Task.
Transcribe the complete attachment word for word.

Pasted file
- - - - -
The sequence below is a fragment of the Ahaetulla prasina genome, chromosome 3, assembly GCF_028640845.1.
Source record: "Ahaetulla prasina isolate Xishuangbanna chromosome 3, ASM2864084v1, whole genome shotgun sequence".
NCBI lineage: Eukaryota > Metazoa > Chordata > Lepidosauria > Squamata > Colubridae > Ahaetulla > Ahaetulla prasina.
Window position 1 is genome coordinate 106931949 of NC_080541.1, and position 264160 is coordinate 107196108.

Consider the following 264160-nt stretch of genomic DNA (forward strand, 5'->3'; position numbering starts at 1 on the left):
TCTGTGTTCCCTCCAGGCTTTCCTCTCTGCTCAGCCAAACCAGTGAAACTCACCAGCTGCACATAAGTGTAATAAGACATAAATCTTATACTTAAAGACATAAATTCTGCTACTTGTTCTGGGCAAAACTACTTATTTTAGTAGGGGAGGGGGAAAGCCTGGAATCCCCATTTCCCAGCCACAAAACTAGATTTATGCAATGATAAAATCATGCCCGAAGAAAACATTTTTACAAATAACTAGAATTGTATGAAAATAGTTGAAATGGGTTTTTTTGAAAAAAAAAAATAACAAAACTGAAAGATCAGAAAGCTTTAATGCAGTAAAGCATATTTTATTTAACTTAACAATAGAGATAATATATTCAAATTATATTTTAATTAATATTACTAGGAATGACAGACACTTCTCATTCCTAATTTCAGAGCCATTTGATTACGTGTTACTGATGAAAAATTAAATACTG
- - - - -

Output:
The sequence below is a fragment of the Ahaetulla prasina genome, chromosome 3, assembly GCF_028640845.1.
Source record: "Ahaetulla prasina isolate Xishuangbanna chromosome 3, ASM2864084v1, whole genome shotgun sequence".
NCBI lineage: Eukaryota > Metazoa > Chordata > Lepidosauria > Squamata > Colubridae > Ahaetulla > Ahaetulla prasina.
Window position 1 is genome coordinate 106931949 of NC_080541.1, and position 264160 is coordinate 107196108.

Consider the following 264160-nt stretch of genomic DNA (forward strand, 5'->3'; position numbering starts at 1 on the left):
TCTGTGTTCCCTCCAGGCTTTCCTCTCTGCTCAGCCAAACCAGTGAAACTCACCAGCTGCACATAAGTGTAATAAGACATAAATCTTATACTTAAAGACATAAATTCTGCTACTTGTTCTGGGCAAAACTACTTATTTTAGTAGGGGAGGGGGAAAGCCTGGAATCCCCATTTCCCAGCCACAAAACTAGATTTATGCAATGATAAAATCATGCCCGAAGAAAACATTTTTACAAATAACTAGAATTGTATGAAAATAGTTGAAATGGGTTTTTTTGAAAAAAAAAAATAACAAAACTGAAAGATCAGAAAGCTTTAATGCAGTAAAGCATATTTTATTTAACTTAACAATAGAGATAATATATTCAAATTATATTTTAATTAATATTACTAGGAATGACAGACACTTCTCATTCCTAATTTCAGAGCCATTTGATTACGTGTTACTGATGAAAAATTAAATACTG